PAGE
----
‘Scary’: public-school textbooks the latest target as US book bans intensify

<span>The decision by the the Cypress Fairbanks independent school district was condemned by the Texas Freedom to Read Project.</span><span>Photograph: Ekaterina Budinovskaya/Getty Images</span>
The decision by the the Cypress Fairbanks independent school district was condemned by the Texas Freedom to Read Project.Photograph: Ekaterina Budinovskaya/Getty Images

The wave of book bans sweeping the US, typically reserved for works of fiction deemed controversial, has hit textbooks used in public schools, marking the next step in Republicans’ war on education.

The board of trustees for the Cypress Fairbanks independent school district in Houston voted 6-1 earlier this month to redact certain chapters in science textbooks, including those about vaccines, human growth, diversity, and climate change.

The motion to remove the chapters was made by the board’s vice-president Natalie Blasingame and almost unanimously supported.

Blasingame, who has served on the board since 2021, did not give a specific explanation for the decision, but said the subjects go beyond what the state requires to teach and creates “a perception that humans are bad”.

Last year, the Republican-controlled state board approved textbooks for the schools’ science curriculums, rejecting several books on climate, so the local school district’s censorship of these textbooks is even more restrictive.

Education experts say the move could have far-reaching consequences, prompting similar decisions to omit information in other subjects, and public school districts across the country.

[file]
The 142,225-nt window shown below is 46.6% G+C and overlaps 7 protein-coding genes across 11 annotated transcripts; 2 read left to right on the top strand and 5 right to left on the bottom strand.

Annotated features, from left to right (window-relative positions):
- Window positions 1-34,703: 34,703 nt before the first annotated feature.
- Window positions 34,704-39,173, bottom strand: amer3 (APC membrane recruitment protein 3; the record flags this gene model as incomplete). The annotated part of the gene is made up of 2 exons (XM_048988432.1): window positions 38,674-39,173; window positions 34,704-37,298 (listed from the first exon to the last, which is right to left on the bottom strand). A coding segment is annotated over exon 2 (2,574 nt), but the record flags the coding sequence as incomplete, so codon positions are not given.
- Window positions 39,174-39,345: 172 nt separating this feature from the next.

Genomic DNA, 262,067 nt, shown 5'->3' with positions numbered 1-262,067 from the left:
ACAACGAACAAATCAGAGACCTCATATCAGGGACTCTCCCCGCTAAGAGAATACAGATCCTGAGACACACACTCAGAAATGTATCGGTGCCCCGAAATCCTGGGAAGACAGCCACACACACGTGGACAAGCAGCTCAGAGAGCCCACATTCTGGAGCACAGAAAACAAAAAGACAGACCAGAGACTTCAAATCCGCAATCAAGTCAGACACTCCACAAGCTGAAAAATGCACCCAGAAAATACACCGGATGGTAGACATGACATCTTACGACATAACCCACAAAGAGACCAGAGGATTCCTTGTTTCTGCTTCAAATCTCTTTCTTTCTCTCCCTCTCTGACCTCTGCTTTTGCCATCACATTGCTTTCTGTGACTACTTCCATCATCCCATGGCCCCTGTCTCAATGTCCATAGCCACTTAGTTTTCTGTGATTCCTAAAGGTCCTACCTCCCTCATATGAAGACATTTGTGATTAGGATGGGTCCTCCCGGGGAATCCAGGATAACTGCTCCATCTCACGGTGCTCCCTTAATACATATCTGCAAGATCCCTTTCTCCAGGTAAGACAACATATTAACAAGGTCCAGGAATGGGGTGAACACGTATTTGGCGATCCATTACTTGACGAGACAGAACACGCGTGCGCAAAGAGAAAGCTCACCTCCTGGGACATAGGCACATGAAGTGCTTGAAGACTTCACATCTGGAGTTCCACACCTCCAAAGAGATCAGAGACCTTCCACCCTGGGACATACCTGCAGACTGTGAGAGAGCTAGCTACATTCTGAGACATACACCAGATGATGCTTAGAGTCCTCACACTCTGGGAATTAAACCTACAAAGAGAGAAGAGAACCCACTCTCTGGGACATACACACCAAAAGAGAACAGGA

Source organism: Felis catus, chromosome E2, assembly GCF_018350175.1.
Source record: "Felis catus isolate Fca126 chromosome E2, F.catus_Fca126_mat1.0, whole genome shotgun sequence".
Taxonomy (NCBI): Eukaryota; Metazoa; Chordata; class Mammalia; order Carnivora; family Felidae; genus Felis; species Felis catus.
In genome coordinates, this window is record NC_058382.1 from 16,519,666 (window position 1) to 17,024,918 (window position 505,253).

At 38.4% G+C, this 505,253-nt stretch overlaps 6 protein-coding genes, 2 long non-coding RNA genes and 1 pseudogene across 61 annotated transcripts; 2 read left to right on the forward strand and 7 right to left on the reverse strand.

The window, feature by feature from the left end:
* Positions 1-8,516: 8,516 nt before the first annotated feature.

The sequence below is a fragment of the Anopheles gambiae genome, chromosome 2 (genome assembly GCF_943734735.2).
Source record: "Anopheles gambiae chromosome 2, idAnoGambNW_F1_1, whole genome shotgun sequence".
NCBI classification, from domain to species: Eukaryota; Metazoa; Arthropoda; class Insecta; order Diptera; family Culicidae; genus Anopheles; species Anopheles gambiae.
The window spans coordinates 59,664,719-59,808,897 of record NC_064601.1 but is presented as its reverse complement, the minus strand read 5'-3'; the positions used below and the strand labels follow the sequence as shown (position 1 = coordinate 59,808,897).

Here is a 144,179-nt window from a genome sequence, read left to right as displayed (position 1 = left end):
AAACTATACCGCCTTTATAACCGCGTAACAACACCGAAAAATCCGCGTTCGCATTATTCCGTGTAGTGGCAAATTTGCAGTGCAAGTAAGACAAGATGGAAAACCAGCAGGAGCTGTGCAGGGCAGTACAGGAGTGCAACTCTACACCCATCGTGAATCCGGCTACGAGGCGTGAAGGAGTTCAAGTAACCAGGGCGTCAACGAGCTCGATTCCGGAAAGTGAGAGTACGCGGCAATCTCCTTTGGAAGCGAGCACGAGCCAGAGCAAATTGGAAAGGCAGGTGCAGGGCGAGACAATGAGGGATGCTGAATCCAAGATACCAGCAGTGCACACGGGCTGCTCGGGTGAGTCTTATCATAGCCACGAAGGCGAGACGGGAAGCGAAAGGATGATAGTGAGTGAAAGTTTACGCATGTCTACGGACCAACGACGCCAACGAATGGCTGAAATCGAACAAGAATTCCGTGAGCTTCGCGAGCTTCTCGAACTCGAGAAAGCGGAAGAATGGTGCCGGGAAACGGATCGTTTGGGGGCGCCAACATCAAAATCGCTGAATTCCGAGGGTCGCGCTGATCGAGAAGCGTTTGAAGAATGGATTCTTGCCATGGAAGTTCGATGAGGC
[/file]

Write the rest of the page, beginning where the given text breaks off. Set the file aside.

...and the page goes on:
The board’s decision drew the ire of local parents and education groups.

Brian Henry, a local parent and founder of the non-partisan group Cypress Families for Public Schools, said he was concerned about the precedent this decision sets.

“Will trustees at the local school board level be able to just delete chapters about civil rights because they just mentioned the history of same-sex marriage?” Henry, 37, said. “It’s really kind of alarming what this could mean for ideological influence and control over what is taught in schools.”

Henry describes Cypress, a sprawling suburb of Houston with a population of nearly 200,000, as an increasingly diverse community with a loud minority of political extremists.

“A lot of Republicans in the Cy-Fair area, who are very conservative but are pro public-education, are having to now grapple with the fact that [the] governor, state representatives – they’re really not pro public–education,” he said. “And so people are struggling with how to reconcile that, because they don’t want to vote for Democrats.”

Henry added this “level of oversight, micromanagement and interference” is “scary.”

The Texas Freedom to Read Project, an organization that fights book bans, swiftly condemned the decision.